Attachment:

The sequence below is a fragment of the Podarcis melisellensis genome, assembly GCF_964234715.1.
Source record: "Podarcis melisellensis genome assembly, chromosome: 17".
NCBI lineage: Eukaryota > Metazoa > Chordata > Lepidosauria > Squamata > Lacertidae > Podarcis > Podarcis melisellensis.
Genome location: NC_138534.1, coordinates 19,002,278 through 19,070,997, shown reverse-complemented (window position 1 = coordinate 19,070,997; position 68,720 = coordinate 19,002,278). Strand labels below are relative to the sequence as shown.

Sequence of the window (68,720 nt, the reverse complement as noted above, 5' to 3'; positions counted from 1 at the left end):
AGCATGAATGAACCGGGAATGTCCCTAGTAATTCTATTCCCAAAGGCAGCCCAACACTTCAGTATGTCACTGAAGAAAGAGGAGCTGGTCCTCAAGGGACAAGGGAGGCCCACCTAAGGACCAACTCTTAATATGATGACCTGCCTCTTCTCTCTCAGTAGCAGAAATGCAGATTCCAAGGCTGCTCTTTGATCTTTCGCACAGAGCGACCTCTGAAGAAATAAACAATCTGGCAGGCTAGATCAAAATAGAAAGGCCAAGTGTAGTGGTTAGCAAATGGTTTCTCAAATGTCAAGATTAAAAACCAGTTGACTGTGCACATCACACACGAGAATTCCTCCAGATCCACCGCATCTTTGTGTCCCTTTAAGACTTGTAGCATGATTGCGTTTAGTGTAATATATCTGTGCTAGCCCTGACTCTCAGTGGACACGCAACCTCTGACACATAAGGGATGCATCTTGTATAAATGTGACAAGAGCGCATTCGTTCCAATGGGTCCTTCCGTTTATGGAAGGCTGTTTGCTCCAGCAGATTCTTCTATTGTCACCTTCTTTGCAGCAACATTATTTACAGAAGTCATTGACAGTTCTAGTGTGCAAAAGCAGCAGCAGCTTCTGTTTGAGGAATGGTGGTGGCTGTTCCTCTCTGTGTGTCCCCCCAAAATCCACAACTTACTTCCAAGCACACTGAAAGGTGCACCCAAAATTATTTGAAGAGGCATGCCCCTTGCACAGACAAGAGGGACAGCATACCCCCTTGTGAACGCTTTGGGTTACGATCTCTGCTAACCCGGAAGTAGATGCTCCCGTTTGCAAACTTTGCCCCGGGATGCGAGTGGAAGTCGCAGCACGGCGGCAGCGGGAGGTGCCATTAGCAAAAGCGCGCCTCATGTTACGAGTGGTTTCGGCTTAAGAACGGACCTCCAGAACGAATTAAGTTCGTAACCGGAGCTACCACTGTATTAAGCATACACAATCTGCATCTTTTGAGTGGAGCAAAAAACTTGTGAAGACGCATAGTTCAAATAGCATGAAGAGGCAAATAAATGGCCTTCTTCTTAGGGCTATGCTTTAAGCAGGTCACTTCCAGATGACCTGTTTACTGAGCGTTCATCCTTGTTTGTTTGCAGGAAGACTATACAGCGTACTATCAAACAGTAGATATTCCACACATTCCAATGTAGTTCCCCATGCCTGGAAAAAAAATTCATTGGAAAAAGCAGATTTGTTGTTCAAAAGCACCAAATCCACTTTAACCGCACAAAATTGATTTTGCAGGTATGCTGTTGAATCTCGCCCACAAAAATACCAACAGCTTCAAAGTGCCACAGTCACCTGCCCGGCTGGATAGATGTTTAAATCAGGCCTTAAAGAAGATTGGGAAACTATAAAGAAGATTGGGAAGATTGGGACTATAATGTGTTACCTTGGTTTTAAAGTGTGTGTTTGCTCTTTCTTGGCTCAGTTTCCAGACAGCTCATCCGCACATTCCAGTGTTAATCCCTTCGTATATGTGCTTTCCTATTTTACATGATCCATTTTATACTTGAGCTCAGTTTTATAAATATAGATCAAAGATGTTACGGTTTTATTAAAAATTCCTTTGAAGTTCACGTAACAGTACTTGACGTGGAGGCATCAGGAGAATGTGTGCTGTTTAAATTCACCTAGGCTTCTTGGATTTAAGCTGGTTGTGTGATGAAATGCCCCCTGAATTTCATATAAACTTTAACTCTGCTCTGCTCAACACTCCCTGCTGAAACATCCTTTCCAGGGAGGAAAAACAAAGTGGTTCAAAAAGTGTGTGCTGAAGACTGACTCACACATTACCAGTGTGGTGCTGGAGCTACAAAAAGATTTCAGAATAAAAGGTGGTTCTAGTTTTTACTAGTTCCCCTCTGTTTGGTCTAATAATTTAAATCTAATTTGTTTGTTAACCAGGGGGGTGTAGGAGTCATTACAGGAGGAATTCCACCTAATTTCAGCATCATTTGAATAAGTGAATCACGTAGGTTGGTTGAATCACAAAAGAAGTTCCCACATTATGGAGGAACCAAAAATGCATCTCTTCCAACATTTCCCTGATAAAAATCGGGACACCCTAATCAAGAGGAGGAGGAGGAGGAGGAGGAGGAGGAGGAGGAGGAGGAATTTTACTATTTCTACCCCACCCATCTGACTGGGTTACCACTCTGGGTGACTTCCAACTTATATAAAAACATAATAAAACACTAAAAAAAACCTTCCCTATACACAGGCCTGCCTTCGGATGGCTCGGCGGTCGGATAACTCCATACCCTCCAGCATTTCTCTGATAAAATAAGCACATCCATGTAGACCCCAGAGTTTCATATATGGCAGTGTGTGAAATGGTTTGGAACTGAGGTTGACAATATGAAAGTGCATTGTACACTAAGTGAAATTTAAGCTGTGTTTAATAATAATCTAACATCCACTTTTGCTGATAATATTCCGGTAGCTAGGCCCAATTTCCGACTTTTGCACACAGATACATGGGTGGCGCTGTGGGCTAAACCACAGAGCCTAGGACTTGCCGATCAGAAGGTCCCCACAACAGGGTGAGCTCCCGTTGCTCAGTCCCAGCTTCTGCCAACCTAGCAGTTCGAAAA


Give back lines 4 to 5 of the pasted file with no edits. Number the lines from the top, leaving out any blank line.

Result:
Genome location: NC_138534.1, coordinates 19,002,278 through 19,070,997, shown reverse-complemented (window position 1 = coordinate 19,070,997; position 68,720 = coordinate 19,002,278). Strand labels below are relative to the sequence as shown.

Sequence of the window (68,720 nt, the reverse complement as noted above, 5' to 3'; positions counted from 1 at the left end):